BOSTON, Mass. (
) --The FDA's cancer drug advisory panel voted 10-4 to recommend approval of
lymphoma drug pralatrexate.
Allos wins! (For now -- the FDA still needs to listen to the panel's positive recommendation and approve the drug.)
I'll have more to say about the panel later. Right now, I need to take a deep breath and walk back from the ledge. Allos snatched victory from what seemed like certain defeat. This was a brutal panel at times, with sentiment swinging wildly.
FDA Panel to Review Allos Cancer Drug
BOSTON, Mass. (
) --Rough day Tuesday for
and their respective leukemia drugs at the FDA's cancer drug advisory panel meeting. Both drugs received
and by fairly wide margins.
Next up is
, which brings its lymphoma drug pralatrexate in front of the same panel of cancer experts this afternoon. This is a tough panel, but I'm sticking with my
earlier prediction for a positive vote
Allos' advantage, I think, is that the company reached an agreement with the Food and Drug Administration on the design of its single-arm (non-controlled) pivotal trial for pralatrexate in patients with peripheral T-cell lyphoma (PTCL). This "special protocol assessment" or SPA is something that neither Genzyme nor Vion had. And as we saw yesterday, that proved to be a big impediment.
I expect some nit-picking and tough questions about the quality of the pralatrexate data (we've already seen that in the FDA's briefing documents released Friday) but overall, the pralatrexate data look strong in a disease and patient population for which there is no currently approved treatment.
As I did yesterday, I"ll be watching a webcast of the Allos panel this afternoon, which starts at 1 PM EDT, so check back for updates. The panel's vote on pralatrexate should take place between 4-5 PM.
New BofA/Merrill Analyst Launches Biotech Research
(At 6:52 AM EDT)
SAN FRANCISCO, Calif. (
) -- Bank of America/Merrill Lynch's new senior biotech analyst Rachel McMinn launched coverage last night on big-cap stocks. (McMinn left Cowen last year to join the bulge bracket firm.) She's most bullish on
(Buy, $68 price target) and
(Buy, $54 price target.)
On Genzyme, McMinn writes, "GENZ, a biotech company focused on treatment of rare genetic disorders, has been the most controversial large-cap biotech in 2009, and we believe the dislocation in shares from the Cerezyme manufacturing glitch provides a unique buying opportunity. While the worst case of an additional disruption is not yet off the table, we see the most likely scenario as recovery of key product Cerezyme revenues in 2010."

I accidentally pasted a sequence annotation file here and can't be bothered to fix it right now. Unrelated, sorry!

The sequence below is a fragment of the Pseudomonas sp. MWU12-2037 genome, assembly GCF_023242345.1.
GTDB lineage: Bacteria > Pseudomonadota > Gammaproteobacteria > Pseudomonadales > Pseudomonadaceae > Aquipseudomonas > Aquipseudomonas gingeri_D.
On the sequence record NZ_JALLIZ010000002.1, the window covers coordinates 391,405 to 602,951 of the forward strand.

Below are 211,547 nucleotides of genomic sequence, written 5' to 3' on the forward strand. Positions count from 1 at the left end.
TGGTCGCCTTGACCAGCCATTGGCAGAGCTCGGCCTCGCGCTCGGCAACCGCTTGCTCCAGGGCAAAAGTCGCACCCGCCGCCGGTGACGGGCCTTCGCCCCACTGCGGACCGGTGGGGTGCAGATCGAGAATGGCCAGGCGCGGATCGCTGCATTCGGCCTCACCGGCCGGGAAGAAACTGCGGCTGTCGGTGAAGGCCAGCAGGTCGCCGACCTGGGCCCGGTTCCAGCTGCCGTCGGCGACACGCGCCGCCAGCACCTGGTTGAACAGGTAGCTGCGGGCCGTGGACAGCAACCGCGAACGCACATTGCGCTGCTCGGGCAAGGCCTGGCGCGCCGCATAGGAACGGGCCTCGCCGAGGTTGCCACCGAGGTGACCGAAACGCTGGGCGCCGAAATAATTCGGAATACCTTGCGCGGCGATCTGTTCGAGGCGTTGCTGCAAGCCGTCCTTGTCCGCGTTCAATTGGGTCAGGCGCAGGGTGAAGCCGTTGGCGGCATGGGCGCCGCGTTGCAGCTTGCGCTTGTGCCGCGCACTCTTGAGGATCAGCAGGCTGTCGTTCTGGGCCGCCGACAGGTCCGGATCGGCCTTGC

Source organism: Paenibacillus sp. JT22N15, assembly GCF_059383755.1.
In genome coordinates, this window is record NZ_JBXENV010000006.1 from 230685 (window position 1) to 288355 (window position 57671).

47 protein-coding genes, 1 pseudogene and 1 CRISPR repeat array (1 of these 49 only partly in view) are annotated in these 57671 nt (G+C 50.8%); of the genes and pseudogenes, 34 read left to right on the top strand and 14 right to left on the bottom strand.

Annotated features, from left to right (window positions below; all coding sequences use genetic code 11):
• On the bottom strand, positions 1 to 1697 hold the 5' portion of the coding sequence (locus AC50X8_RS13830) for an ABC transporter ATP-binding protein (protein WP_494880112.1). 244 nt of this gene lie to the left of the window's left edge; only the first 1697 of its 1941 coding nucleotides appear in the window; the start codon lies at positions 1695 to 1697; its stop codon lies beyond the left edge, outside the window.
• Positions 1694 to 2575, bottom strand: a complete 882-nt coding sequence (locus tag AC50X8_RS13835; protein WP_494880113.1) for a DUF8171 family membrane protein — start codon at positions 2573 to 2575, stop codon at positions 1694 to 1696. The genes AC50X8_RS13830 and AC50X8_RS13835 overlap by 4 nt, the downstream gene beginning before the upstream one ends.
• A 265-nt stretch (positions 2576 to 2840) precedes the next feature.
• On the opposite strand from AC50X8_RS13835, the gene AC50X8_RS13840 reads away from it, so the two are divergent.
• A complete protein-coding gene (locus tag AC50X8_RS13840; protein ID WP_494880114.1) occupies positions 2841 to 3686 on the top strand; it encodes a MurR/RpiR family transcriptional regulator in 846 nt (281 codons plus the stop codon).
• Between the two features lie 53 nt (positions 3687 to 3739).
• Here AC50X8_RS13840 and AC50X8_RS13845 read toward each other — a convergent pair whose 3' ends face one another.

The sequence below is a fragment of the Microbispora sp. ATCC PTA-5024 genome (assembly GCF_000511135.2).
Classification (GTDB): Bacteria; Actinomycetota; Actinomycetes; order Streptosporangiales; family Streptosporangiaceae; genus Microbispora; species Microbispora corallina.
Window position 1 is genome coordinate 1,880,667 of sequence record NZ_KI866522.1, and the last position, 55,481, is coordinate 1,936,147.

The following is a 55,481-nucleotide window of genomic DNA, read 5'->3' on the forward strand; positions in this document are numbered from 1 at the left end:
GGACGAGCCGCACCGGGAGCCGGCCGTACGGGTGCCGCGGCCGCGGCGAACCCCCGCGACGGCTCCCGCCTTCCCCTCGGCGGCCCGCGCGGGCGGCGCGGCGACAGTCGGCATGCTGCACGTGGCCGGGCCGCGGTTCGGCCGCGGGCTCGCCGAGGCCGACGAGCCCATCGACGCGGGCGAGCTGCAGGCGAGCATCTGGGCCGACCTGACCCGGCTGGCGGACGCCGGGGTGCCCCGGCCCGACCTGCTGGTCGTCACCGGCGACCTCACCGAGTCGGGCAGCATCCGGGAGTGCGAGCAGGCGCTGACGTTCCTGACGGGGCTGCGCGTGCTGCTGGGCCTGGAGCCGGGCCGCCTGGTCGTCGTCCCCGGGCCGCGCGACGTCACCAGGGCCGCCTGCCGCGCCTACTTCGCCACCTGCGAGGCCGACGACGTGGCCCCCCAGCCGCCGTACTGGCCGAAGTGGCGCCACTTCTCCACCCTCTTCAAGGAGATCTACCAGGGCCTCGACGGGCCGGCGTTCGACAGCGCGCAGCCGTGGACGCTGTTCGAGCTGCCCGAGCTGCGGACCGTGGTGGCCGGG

McMinn's $54 price target for Gilead is based on a P/E of 16 times her 2010 EPS estimates, which she says, "is at the higher end we assign to the peer group, based on our belief that upside to consensus estimates over the next few years is likely, driven by increased penetration of GILD's products in the HIV market with few competitive threats. GILD has diversified its portfolio over the years, but HIV products are 80% of revenues, and we forecast HIV will dominate for the foreseeable future. We expect investor focus to increasingly shift towards GILD's next generation HIV medicines, which have the potential to drive significant upside to Street estimates starting in 2011."
As for the rest of the big-cap group, McMinn rolls out neutral ratings on
($58 price target) and
($63 price target) and an underperform rating on
($45 price target.)
-- Reported by Adam Feuerstein in Boston
Adam Feuerstein writes regularly for TheStreet.com. In keeping with TSC's editorial policy, he doesn't own or short individual stocks, although he owns stock in TheStreet.com. He also doesn't invest in hedge funds or other private investment partnerships. Feuerstein appreciates your feedback;
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